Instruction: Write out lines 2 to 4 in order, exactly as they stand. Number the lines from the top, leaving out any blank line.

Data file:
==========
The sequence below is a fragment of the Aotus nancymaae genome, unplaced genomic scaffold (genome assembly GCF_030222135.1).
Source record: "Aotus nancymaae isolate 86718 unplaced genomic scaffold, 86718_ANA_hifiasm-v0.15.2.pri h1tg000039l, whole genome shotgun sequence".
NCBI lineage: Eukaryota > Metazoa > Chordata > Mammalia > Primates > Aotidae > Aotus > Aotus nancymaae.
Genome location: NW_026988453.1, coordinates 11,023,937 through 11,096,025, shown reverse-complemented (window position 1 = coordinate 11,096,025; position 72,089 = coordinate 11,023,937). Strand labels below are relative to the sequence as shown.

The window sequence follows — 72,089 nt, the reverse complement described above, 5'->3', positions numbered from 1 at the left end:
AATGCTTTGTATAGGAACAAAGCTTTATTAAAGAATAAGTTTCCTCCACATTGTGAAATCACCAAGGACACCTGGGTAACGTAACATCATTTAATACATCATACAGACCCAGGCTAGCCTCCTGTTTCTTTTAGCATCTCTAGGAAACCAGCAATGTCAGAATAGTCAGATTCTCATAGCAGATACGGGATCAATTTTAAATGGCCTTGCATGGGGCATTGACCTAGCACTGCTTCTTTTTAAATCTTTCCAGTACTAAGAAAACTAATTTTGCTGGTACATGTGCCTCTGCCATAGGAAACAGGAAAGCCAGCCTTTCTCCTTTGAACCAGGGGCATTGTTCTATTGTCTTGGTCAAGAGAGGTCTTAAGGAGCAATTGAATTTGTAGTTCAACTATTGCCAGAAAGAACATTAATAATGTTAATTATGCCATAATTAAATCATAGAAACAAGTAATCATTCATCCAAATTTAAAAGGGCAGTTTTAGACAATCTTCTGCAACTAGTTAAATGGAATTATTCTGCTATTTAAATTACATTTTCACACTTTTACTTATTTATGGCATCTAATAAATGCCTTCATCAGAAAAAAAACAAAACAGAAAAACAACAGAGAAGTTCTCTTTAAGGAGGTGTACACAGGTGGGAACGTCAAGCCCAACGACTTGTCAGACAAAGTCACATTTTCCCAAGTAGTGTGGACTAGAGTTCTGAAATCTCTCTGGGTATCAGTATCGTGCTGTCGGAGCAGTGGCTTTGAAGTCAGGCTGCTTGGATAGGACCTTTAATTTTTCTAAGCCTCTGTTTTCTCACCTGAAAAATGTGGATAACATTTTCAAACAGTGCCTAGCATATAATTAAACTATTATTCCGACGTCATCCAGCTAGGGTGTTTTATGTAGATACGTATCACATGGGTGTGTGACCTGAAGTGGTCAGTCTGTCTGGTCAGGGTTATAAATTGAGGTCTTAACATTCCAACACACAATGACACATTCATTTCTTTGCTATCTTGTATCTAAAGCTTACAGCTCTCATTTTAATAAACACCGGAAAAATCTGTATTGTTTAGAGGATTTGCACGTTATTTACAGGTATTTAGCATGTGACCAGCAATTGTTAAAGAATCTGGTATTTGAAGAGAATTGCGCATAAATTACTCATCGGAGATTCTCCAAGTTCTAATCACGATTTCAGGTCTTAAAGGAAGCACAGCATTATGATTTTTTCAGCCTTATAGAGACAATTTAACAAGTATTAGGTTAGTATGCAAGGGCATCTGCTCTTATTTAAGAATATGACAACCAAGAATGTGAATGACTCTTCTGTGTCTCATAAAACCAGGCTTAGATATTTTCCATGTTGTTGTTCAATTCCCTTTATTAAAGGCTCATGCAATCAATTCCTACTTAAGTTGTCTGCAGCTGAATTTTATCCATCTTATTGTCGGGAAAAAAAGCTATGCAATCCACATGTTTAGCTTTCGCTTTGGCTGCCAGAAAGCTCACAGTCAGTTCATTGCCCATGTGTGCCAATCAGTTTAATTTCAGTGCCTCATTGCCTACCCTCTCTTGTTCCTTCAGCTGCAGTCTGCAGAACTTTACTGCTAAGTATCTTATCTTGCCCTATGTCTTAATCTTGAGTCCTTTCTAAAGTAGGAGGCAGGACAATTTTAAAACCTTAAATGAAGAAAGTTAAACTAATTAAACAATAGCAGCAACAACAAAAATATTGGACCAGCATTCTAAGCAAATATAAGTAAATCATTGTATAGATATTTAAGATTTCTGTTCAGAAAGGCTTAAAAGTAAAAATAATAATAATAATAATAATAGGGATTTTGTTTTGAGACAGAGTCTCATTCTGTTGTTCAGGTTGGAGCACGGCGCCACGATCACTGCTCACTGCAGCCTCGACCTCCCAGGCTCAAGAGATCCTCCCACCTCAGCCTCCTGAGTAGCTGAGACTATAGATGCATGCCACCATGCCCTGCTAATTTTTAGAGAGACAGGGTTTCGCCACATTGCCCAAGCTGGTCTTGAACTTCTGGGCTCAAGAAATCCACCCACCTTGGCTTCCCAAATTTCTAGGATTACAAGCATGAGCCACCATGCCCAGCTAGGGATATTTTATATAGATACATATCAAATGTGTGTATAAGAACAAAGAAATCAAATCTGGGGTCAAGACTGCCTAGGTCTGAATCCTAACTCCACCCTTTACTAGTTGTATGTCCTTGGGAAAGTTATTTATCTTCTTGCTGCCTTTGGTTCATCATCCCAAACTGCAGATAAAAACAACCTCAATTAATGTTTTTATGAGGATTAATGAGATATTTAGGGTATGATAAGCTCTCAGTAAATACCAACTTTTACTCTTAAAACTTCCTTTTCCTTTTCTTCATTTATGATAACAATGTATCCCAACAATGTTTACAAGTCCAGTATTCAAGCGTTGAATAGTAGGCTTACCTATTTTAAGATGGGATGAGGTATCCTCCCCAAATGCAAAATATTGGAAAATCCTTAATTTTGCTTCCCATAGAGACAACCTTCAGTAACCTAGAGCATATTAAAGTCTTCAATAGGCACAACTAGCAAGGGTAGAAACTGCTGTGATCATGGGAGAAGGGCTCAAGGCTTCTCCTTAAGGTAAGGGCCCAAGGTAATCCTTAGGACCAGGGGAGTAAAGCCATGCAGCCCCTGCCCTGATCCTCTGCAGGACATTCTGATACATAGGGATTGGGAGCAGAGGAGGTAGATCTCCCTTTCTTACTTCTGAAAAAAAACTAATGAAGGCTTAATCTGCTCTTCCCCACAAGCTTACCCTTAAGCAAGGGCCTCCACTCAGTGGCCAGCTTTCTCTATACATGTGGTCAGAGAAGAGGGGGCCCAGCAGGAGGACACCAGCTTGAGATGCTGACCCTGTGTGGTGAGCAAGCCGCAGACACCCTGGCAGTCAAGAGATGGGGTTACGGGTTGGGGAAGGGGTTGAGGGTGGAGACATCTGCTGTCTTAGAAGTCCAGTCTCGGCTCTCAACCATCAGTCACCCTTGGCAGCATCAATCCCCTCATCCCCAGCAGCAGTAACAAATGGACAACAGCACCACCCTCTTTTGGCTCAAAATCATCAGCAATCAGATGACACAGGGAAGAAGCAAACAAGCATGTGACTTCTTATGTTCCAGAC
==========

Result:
Source record: "Aotus nancymaae isolate 86718 unplaced genomic scaffold, 86718_ANA_hifiasm-v0.15.2.pri h1tg000039l, whole genome shotgun sequence".
NCBI lineage: Eukaryota > Metazoa > Chordata > Mammalia > Primates > Aotidae > Aotus > Aotus nancymaae.
Genome location: NW_026988453.1, coordinates 11,023,937 through 11,096,025, shown reverse-complemented (window position 1 = coordinate 11,096,025; position 72,089 = coordinate 11,023,937). Strand labels below are relative to the sequence as shown.